Neymar

Silvia Izquierdo / AP

COMMENTARY

Right now The Beautiful Game doesn’t look so pretty on this side of the pond.

When Belgium knocked Brazil out of the World Cup in Russia last Friday, it meant no team from the Western Hemisphere would make it to the tournament’s semi-finals for the first time since 2006. Soccer pundits immediately began waxing about the seemingly waning role of the Americas on the global fútbol stage.

Brandan Odums

After beating Mexico in Monday ‘s World Cup match, Brazil is now advancing to the quarterfinals. That has plenty of fans happy in South Florida.

Now they have another place to celebrate. In Brickell City Center a massive mural of the Brazilian star Neymar da Silva Santos Jr. -- who goes by Neymar -- is located on the corner of SW 8th Street and SW First Avenue. This mural was commissioned by the sports website Bleacher Report as part of the #Largerthanlife campaign to coincide with the World Cup.

Fairchild Garden

Elizabeth Koh is a Miami Herald reporter based in Tallahassee, Florida, who has been reporting on a number of new state laws that went into effect July 1. The laws include limits on painkiller prescriptions, giving kids that are bullied the option to leave school and a restriction on marriage licenses for those younger than 18. Koh joined Sundial to break down each law and what it means to the state of Florida.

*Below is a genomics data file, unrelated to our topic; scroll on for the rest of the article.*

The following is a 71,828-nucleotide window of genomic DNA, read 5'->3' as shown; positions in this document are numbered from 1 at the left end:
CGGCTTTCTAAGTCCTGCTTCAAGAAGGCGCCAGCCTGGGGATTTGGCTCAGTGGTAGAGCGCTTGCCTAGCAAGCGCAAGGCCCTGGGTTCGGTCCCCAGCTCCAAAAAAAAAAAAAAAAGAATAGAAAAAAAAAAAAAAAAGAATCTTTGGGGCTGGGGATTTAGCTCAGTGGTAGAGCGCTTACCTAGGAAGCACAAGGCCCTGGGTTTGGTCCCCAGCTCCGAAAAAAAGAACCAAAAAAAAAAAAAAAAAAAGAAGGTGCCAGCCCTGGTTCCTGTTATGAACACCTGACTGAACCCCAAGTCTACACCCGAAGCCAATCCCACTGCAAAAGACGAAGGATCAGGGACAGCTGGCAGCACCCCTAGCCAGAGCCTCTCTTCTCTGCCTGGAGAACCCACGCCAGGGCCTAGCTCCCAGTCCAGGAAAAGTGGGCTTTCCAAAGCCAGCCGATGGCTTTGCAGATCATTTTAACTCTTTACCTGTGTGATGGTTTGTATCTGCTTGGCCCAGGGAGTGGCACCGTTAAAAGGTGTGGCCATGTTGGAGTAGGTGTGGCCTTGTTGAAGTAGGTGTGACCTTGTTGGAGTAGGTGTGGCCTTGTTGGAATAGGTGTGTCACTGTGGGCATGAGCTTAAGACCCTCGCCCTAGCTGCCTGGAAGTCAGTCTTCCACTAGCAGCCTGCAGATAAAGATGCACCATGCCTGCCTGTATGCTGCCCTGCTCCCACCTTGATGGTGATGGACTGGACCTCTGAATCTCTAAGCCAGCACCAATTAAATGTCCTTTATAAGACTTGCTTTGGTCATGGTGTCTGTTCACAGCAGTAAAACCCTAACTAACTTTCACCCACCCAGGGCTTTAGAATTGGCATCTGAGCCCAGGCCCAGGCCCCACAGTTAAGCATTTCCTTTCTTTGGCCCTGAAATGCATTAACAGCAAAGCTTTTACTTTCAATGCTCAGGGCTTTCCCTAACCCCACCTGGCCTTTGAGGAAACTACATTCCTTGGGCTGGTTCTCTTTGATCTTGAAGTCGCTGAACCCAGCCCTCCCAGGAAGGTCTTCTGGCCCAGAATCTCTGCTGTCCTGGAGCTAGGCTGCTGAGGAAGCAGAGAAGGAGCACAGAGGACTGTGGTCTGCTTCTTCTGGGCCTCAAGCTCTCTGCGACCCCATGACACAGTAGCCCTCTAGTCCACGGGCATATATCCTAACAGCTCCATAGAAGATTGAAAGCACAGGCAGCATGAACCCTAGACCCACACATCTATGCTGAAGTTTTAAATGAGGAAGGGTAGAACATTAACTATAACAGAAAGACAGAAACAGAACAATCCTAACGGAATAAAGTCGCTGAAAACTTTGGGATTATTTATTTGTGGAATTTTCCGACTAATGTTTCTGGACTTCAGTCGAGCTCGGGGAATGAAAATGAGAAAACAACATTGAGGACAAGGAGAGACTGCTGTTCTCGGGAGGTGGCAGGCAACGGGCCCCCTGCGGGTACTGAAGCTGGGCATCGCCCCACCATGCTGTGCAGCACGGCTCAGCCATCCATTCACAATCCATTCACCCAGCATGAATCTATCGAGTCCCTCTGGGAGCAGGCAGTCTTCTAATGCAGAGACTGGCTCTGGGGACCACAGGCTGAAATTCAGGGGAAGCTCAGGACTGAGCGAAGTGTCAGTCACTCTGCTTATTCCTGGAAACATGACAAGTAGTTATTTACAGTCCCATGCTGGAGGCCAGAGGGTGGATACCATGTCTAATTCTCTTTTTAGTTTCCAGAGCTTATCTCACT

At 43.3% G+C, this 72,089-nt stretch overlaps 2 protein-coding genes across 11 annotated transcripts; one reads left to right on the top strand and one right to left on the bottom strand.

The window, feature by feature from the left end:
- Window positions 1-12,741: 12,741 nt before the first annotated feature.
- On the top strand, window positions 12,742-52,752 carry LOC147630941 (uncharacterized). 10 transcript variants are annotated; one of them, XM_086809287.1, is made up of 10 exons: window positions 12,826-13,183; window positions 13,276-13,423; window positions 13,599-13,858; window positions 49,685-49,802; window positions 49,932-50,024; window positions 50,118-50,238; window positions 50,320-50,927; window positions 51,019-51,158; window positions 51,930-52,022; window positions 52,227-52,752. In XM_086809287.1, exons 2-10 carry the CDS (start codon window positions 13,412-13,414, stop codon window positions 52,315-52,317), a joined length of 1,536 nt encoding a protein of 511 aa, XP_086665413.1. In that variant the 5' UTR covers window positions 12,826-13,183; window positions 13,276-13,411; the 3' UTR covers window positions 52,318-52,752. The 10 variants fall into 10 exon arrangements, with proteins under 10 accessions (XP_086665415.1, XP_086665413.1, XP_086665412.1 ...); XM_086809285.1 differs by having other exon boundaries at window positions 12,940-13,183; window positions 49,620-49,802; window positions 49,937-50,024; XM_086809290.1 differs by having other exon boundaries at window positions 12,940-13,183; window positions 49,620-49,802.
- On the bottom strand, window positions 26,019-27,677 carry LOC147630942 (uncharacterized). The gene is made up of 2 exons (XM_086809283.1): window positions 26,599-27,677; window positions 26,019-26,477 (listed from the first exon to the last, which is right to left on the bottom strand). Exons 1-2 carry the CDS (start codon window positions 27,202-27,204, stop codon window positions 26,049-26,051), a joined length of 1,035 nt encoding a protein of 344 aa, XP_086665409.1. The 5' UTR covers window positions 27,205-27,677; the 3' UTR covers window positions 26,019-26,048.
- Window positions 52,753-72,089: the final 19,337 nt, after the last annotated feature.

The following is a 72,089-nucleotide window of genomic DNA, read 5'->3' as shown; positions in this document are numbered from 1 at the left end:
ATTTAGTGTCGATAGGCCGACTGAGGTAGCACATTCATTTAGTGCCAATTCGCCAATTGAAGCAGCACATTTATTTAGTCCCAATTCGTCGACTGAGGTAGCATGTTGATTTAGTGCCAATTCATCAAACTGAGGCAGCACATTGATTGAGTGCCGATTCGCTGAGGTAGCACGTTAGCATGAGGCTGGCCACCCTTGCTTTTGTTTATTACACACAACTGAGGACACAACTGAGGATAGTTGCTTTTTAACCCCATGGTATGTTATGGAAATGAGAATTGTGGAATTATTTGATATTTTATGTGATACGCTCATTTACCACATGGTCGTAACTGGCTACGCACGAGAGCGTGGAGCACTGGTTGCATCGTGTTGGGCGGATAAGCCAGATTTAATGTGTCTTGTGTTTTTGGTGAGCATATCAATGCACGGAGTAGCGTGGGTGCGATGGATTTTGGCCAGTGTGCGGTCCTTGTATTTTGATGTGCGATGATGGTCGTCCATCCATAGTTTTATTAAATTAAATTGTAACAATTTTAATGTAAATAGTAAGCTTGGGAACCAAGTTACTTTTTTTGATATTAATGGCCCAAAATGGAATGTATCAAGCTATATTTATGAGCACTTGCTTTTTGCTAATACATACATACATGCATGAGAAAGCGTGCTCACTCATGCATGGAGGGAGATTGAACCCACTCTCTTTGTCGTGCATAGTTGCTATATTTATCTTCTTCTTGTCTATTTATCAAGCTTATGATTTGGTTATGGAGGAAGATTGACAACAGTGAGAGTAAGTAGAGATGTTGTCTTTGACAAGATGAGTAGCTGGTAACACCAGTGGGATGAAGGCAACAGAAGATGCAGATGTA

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I’m as speechless as any sports fan on this planet. Seven-to-one. That’s how badly Germany defeated – no, demolished – Brazil in the semi-finals of the soccer World Cup on Tuesday.

Granted, Brazil was without two of its best players, team captain Thiago Silva and star striker Neymar. But even so: 7-1? The Bloodbath in Belo Horizonte – at a World Cup Brazil is hosting, no less – was the worst humiliation South America’s soccer superpower has ever and probably will ever suffer.